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Contaminants Will Be Steam-Cleaned From Polluted Soil

April 23, 1987|DEAN MURPHY | Times Staff Writer

About 8,000 cubic yards of contaminated soil at a former petrochemical storage facility in San Pedro will be "detoxified" by an unusual treatment that uses hot air and steam to remove volatile organic compounds, state health officials said this week.

The soil, covering about 1 1/2 acres of the former GATX Corp. terminal annex at 22nd and Miner streets, was contaminated by various industrial chemicals during occasional spills at the site and by a 1972 fire that destroyed 17 storage tanks and injured 50 firemen, the officials said.

At least two of the 13 contaminants found at the site--benzene and vinyl chloride--are known to cause cancer.

Closed in 1983

The 59-tank annex was closed in 1983 by the Port of Los Angeles, which owns the property and first leased it to GATX in 1968, after a local environmental group charged that it was built in an improperly zoned area. Residents about 300 yards away had complained that odors from the facility made them ill, said Bea Atwood Hunt, president of the Coastal and Harbor Hazards Council, the group that led the campaign to remove the facility.

Port officials said the $1.28-million cleanup, which will be conducted by GATX and monitored by state health officials, would allow them to include the property in a proposed $34.2-million Fishermen's Wharf development that is proposed for the foot of 22nd Street, half a mile south of Ports O' Call Village.

The 5.2-acre annex has been unused since the storage tanks were dismantled at the end of 1983, although the port has continued to collect $56,000 annual rent from GATX pending the site's cleanup.

Angelo Bellomo, chief of the local toxic substances control division of the state Department of Health Services, said at a hearing on the cleanup Tuesday that the treatment process would leave the property safe for public and commercial uses such as the Fishermen's Wharf, which will include a fish market and restaurants. "The desire here is to end up with a piece of property that has no restrictions on future development," Bellomo said.

'Everybody Is Happy'

Goldie Otters, a Point Fermin resident and a member of the Coastal and Harbor Hazards Council, said that the group supports the cleanup proposal--particularly the state's role in monitoring it.

"This is good," Otters said. "Everybody is happy that something is being done."

The treatment process, known as steam stripping, is considered an innovative technology by the state, meaning that a substitute method may be required if it fails. It has been used just once before, at an underground tank farm in Long Beach where state health officials said it was only partly successful because the treatment equipment was unable to handle unexpectedly high concentrations of contaminants.

Carolyn Mejia, project officer for the GATX property for the Department of Health Services, said that the equipment has been modified to handle higher concentrations of chemicals and that a test conducted last year on a 10-gallon sample of the soil showed that it removed the contaminants. Cleanup crews will conduct a 10-day trial run of the equipment at the site before the actual cleanup begins, Mejia said. The cleanup is expected to take two months.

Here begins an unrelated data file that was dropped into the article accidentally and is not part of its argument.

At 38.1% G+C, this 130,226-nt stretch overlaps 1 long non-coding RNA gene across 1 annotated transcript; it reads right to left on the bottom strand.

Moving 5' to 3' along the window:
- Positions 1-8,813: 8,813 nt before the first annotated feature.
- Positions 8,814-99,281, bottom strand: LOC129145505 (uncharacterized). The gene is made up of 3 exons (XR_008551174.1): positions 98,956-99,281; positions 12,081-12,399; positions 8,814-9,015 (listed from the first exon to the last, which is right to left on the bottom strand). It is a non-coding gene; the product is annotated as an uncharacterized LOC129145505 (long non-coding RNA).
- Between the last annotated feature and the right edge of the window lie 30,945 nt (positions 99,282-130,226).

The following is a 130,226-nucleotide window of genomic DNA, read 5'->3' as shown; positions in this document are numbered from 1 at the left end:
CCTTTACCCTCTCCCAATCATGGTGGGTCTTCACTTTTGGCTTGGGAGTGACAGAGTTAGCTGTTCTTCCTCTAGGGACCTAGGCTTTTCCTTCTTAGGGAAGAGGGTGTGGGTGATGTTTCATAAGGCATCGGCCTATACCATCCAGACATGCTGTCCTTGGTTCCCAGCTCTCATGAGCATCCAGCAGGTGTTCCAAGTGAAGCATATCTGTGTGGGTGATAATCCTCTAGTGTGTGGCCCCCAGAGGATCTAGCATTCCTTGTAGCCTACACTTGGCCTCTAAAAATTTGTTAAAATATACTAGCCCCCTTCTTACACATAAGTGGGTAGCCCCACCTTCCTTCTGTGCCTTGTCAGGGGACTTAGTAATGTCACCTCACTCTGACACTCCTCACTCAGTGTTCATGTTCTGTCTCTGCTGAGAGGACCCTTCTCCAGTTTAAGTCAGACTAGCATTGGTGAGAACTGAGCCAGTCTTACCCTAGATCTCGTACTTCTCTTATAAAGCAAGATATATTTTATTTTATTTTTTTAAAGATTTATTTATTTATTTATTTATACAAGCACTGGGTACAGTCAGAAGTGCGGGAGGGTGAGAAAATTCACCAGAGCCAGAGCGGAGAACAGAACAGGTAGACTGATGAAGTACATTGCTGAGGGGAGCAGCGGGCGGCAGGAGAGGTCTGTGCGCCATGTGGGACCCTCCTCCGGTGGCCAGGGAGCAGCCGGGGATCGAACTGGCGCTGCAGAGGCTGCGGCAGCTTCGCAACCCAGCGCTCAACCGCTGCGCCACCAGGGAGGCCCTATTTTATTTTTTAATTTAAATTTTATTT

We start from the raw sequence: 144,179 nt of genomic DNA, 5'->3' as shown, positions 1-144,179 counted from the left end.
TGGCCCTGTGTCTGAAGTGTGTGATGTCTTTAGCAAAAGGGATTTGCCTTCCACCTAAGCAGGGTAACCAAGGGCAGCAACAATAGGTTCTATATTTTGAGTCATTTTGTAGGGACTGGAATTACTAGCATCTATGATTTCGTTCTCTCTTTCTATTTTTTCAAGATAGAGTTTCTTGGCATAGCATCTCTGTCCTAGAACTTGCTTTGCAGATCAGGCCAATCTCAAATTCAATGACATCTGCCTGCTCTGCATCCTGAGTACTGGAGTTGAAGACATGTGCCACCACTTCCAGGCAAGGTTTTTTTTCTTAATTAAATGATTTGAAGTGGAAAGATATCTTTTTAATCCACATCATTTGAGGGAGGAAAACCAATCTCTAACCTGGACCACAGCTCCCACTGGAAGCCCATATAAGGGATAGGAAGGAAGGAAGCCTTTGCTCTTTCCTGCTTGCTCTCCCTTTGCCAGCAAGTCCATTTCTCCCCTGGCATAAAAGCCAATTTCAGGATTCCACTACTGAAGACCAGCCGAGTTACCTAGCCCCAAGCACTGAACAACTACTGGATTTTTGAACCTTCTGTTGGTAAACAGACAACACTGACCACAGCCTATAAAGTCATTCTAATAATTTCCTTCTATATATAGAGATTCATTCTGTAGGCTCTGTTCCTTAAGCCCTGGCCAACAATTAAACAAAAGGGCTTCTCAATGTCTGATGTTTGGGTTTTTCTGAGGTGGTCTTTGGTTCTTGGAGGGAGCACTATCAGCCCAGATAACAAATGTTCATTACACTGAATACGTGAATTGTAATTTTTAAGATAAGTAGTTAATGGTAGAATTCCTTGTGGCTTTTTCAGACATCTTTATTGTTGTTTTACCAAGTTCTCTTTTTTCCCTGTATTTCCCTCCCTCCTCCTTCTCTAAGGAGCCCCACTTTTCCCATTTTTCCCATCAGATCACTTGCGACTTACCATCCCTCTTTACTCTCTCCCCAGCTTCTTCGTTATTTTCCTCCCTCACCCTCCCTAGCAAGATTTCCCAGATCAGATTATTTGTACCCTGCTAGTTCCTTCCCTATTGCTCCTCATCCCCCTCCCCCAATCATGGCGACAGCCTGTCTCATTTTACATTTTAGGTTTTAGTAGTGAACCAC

If the process is not successful, state health officials have recommended that GATX excavate the property and remove the contaminated soil to a landfill, Mejia said. Both GATX and state health officials prefer the stream stripping alternative, however, because it cleans the soil rather than simply transferring the contamination to a new site.

Two Hollow Blades Used

The treatment system uses two hollow blades that inject steam and hot air into the soil to a depth of six feet. The mixture heats the soil and raises the temperature of the chemicals, eventually causing them to evaporate. The evaporated chemicals are then trapped at the surface in a metal box and piped to a processor, which cools the chemical vapors until they turn into liquid. The liquid chemicals are then taken to an incinerator.

GATX officials, who have been working for three years to come up with a cleanup technology, said they have made arrangements to take the liquid chemicals to an incinerator in Texas.

"Our intent all along has been to take care of the site and return it to the port," said Rick Sandell, a GATX official at the hearing Tuesday. Among other things, the Chicago-based company leases chemical storage facilities to manufacturers and shippers. The company leases a terminal around the corner from the 22nd Street site at the port's Berths 70 and 71.

State health officials found industrial chemicals, chlorinated solvents, plasticizers, coatings, adhesives and paint additives in the soil where the 1972 fire occurred and where the chemicals were pumped from railroad tank cars through hoses and pipes to the storage tanks. Ground-water sampling also showed that contaminants had entered the ground water beneath the site and had migrated to the east.

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